Abstract 234: Bivalirudin Adversely Affects Endothelial NO Bioavailability By Vascular Immoblization Of Myeloperoxidase
Background: Myeloperoxidase (MPO), has been shown to oxidize endothelial derived nitric oxide (NO). Heparins mobilize vascular bound MPO and thereby increase endothelial NO bioavailability. Here we investigated whether bivalirudin, a direct thrombin inhibitor with comparable anticoagulant properties as heparins, also interacts with MPO thus affecting endothelial NO homoeostasis.
Methods and results: In a single center double blind randomized study, 30 patients with stable coronary artery disease either received bivalirudin (n=15) or unfractionated heparin (UFH, n=15) prior to undergoing elective PCI. MPO levels were determined before and after drug administration, as was flow mediated dilation (FMD). Whereas patients receiving UFH showed an increase in MPO levels (2.63 [IR: 1.94–3.62] to 4.24 [IR: 2.44 –5.34], p<0.01) and improved FMD (7.20±3.54 to 9.59±4.06, p<0.01), patients receiving bivalirudin exhibited a significant decrease of MPO levels (3.65 [IR: 2.36 –5.03] to 3.22 [IR: 2.06 – 4.27], p=0.03), which was accompanied by deteriorated FMD (6.65±2.68 to 5.64±2.88%, p=0.02). Ex-vivo studies revealed increased binding of MPO to fibronectin in the presence of bivalirudin in contrast to UFH.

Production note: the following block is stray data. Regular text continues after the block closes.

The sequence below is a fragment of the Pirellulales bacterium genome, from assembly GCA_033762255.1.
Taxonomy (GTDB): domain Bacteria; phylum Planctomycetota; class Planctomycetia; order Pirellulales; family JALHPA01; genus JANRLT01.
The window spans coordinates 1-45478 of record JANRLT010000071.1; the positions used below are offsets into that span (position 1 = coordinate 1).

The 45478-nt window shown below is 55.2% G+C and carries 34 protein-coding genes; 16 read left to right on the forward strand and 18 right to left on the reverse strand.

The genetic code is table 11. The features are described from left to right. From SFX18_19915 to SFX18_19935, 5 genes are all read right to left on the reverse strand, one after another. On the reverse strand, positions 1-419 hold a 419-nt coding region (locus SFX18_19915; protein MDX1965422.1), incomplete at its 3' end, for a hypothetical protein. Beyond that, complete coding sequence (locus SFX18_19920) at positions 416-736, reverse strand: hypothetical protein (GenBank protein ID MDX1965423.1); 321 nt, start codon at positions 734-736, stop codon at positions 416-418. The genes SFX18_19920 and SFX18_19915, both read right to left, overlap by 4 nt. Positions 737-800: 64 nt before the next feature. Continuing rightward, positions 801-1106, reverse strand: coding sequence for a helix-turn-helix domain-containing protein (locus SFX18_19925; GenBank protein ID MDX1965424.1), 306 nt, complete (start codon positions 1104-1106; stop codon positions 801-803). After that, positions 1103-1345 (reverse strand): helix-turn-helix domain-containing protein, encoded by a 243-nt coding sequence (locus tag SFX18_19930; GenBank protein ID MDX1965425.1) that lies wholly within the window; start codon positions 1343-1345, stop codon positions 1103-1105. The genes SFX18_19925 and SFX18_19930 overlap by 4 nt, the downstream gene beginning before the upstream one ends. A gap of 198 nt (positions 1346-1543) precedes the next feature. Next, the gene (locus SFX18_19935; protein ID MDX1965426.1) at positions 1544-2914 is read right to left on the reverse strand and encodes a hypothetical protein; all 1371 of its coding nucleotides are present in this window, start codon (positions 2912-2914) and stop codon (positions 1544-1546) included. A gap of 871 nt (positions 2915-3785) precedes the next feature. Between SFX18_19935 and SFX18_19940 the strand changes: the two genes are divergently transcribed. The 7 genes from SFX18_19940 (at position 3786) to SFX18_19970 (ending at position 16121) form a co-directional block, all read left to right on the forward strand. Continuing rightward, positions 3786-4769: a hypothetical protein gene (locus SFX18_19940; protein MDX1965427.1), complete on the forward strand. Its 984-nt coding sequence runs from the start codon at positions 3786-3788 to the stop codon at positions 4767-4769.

Conclusions: Bivalirudin adversely affects endothelial NO bioavailability with immobilization of circulating MPO to the vessel wall emerging as a critical mechanism. These results not only illustrate extra-coagulant properties of heparins and thrombin inhibitors, but further underscore the critical role of neutrophil-derived MPO as a mediator of vascular function.